Someone Wrote an Entire Essay About Drake Not 'Furthering' the Rap Game

LAS VEGAS, NV - SEPTEMBER 23:  Rapper Drake performs onstage at the 2016 iHeartRadio Music Festival at T-Mobile Arena on September 23, 2016 in Las Vegas, Nevada.  (Photo by Christopher Polk/Getty Images for iHeartMedia)

Someone Wrote an Entire Essay About Drake Not 'Furthering' the Rap Game

He's got words for DJ Khaled, too.

Published October 17, 2016

Rappers on Drake's level are so accustomed to receiving endless fan love, in the form of letters, tweets, YouTube comments or whatever other method, that being showered with compliments has become as natural as breathing.

But what about the opposite type of letter? One self-described "music fan" recently penned over a thousand words, detailing exactly why he feels as though Drake should call it quits.

During a lengthy exposéRobert Lopez writes about his background as a listener, what he looks for in a quality record and compares today's artists to that of the careers of the BeatlesMadonna and Beyoncé. Fast forward to the part about Drake, and it all comes down to one song, "For Free."

He talks about how one line in particular really irked him, particularly the version he heard which was censored for radio play, and him losing respect for Drake all comes down to the 6 God bragging about his penis size.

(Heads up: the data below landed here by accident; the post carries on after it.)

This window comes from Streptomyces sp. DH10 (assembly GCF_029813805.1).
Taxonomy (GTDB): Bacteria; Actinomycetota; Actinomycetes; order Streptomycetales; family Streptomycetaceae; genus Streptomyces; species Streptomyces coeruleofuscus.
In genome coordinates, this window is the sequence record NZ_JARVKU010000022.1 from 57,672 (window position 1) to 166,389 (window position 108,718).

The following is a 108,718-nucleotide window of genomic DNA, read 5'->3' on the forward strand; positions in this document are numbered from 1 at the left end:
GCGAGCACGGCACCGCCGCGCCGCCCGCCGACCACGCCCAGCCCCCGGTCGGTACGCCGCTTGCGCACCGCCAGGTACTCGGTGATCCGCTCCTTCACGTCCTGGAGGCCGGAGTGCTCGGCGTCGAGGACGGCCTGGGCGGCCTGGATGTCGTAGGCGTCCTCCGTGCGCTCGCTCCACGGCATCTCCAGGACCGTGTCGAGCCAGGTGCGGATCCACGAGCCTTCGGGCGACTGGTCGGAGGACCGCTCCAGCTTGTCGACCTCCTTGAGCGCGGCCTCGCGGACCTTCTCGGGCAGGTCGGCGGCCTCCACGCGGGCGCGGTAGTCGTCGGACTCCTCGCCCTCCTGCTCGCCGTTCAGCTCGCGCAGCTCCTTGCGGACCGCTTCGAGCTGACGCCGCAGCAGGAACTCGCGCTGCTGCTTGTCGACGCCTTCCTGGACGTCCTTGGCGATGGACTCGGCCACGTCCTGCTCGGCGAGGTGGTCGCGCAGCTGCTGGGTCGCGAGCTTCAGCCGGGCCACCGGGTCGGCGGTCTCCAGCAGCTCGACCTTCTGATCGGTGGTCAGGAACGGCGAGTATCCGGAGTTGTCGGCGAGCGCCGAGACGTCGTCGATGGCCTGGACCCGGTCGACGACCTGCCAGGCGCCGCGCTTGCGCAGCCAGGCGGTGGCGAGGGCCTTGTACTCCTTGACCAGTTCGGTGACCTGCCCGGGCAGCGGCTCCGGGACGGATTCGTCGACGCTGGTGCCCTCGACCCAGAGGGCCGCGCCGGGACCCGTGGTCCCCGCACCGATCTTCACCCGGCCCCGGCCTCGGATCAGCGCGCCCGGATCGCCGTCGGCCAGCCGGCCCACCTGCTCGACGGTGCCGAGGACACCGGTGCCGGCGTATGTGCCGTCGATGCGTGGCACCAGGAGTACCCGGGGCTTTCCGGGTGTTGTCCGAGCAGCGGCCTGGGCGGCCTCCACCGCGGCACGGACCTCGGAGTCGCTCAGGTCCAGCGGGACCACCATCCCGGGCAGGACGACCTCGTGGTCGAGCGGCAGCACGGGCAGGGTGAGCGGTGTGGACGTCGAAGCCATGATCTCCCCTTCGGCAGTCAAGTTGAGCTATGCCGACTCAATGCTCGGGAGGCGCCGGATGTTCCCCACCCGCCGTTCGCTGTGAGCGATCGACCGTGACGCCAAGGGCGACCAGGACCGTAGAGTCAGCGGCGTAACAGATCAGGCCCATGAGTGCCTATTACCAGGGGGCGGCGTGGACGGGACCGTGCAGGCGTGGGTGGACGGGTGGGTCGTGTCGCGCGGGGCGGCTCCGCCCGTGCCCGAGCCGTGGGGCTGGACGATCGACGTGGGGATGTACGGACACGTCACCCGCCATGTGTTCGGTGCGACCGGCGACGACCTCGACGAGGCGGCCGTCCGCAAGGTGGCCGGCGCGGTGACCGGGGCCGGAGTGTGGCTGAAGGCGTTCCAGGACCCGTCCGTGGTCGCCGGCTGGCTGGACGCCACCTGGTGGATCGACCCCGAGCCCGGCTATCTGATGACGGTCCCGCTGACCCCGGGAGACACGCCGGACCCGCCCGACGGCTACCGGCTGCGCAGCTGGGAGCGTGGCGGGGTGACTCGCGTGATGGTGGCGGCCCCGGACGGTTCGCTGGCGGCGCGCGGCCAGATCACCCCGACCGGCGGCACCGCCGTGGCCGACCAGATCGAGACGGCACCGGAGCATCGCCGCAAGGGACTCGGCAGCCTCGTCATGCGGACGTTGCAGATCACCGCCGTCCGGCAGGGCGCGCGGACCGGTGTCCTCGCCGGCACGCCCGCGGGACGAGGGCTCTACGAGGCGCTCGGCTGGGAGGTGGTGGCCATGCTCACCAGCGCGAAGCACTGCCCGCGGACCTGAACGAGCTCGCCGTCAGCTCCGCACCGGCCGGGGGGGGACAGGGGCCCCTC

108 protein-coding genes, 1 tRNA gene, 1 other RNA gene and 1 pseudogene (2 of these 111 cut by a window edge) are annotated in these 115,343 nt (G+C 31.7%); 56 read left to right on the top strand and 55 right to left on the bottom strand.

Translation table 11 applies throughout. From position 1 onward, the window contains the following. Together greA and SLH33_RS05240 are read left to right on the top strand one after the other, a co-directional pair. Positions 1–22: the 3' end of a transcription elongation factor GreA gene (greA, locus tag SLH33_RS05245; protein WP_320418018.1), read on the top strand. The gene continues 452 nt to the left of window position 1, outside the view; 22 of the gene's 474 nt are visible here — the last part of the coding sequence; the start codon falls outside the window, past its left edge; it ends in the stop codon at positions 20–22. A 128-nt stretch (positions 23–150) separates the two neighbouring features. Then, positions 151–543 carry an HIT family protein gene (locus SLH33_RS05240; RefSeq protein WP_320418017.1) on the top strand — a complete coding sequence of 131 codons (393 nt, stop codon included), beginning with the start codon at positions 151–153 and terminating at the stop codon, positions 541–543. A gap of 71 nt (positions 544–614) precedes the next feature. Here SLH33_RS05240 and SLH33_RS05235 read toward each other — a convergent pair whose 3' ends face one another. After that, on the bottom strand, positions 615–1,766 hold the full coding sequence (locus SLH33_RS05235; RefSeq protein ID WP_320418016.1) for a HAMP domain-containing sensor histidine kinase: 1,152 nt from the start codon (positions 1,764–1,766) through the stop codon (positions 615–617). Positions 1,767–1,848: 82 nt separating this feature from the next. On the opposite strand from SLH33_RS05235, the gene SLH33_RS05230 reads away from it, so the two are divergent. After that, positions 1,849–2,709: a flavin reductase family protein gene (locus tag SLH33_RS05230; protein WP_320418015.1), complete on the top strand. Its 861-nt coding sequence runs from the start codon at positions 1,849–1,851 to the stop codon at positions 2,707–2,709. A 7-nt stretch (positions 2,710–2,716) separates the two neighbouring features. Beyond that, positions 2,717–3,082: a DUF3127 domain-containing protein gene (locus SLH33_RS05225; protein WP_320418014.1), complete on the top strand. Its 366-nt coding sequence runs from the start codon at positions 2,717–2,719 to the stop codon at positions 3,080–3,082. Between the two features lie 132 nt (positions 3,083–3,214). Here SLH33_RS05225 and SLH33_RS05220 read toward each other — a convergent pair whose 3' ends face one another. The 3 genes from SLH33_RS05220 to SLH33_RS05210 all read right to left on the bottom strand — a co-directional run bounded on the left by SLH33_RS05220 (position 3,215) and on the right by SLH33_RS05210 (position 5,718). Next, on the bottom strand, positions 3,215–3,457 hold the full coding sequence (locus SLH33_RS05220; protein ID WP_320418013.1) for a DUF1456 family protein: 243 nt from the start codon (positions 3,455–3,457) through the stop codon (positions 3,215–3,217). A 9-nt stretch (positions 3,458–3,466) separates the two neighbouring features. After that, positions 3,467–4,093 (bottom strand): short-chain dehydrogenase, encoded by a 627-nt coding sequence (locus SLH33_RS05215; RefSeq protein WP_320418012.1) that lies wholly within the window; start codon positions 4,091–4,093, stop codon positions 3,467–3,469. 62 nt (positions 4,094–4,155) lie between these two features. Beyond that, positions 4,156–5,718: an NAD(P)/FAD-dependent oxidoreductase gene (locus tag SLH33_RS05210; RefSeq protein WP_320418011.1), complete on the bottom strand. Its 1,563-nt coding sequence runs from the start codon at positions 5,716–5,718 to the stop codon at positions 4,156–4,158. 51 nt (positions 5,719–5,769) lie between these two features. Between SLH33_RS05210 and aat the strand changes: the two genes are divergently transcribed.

"Bragging is part of the history of rap, going back to rap battles as an alternative to gang wars," he writes. "Claiming your d**k was bigger, you were better in bed, you have more ladies, was part of the game. But that s**t is played out."

He then goes on to detail why Drake is in a position to truly advance music culture, but doesn't take advantage of that opportunity. 

"Drake bragging about his penis size is just so average and common, I expect more in 2016," Lopez continues. "It’s time to branch out and find new ways of entertaining people through your lyrics, not relying on old stereotypes and tropes to ride the wave which will eventually crash."

He then concludes his argument by saying that the Beatles, Madonna and Beyoncé each evolved in their artistry, and that is why they are permanent icons in our music culture. He says its time for Drake to move past "telling us how big [his] d**k is."

Drake, your move.

Take a look at Lopez's passionate essay regarding the future of rap, and specifically Drake's career, in full here

Written by KC Orcutt

(Photo: Christopher Polk/Getty Images for iHeartMedia)


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